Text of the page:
• Load: Finally, we load the processed data and transport them to a final destination. Often, this dataset can be either consumed directly by end-users or it can be treated as yet another upstream dependency to another ETL job, forming the so-called data lineage.

While all ETL jobs follow this common pattern, the actual jobs themselves can be very different in usage, utility, and complexity. For example, we could have an ETL job that extracts a series of CRUD operations from a production database and derive business events such as a user deactivation. Another ETL can take in some experiment configuration file, compute the relevant metrics for that experiment, and finally output p-values and confidence intervals in a UI to inform us whether the product change is preventing from user churn. Yet another example is a batch ETL job that computes features for a machine learning model on a daily basis to predict whether a user will churn in the next few days. The possibilities are endless!

ETL Vs ELT: The Difference Is In The How

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ELT should be used, instead of ETL, in these various cases :

  • There are big volumes of data
  • The source database and the target database are the same
  • The database engine is well adapted for that kind of processing, such as PDW, which is great at loading massive amounts of data very quickly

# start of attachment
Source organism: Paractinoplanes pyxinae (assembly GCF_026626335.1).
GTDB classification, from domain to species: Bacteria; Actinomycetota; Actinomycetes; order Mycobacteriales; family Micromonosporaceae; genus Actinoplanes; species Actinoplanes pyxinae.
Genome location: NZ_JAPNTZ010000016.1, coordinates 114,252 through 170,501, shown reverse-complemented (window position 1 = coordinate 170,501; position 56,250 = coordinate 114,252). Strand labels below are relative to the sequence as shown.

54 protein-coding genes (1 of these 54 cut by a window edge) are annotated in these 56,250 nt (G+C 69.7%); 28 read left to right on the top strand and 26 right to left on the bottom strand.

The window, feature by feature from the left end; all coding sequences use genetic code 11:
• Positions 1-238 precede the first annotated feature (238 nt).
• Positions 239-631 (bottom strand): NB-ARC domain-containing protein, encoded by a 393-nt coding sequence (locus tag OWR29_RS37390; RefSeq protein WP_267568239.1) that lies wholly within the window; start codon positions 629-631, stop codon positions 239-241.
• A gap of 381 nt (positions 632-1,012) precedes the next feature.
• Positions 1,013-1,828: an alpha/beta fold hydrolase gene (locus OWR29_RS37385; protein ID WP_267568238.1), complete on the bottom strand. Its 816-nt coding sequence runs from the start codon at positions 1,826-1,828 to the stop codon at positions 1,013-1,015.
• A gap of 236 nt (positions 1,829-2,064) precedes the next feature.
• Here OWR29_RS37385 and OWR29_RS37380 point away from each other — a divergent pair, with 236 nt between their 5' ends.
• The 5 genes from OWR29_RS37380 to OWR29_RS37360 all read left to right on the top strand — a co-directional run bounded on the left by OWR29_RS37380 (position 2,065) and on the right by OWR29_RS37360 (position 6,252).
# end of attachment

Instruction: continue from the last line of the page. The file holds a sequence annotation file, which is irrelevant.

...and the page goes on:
So in short, when using ETL the transformations are processed by the ETL tools, while in ELT the transformations are processed by the target data source.
ELT has the benefit of minimizing the processing on the source since no transforming is being done, which can be extremely important if the source is a production system where you could be impacting the user experience as opposed to a copy of the source (via replication, database snapshot, etc). The negative of this approach is it may take longer to get the data into the data warehouse as with the staging tables you have an extra step in the process, and you will need more disk space for the staging tables.


OLTP is said to be more of an online transactional system or data storage system, where the user does lots of online transactions using the data store. It is also said to have more ad-hoc reads/writes happening on a real-time basis. OLAP is more of an offline data store. It is accessed a number of times in offline fashion. For example, Bulk log files are read and then written back to data files. Some of the common areas where OLAP is used are Log Jobs, Data mining Jobs, etc. Cassandra is said to be more of OLTP, as it is real-time, whereas Hadoop is more of OLAP since it is used for analytics and bulk writes.

What is Data Modeling, Normalization, and Star Schema all about?

Data modeling is the process of producing a descriptive diagram of relationships between various types of information that are to be stored in a database. One of the goals of data modeling is to create the most efficient method of storing information while still providing for complete access and reporting.

A data model describes information in a systematic way that allows it to be stored and retrieved efficiently in a Relational Database Management System (RDBMS), such as SQL Server, MySQL, or Oracle. The model can be thought of as a way of translating the logic of accurately describing things in the real-world and the relationships between them into rules that can be followed and enforced by computer code.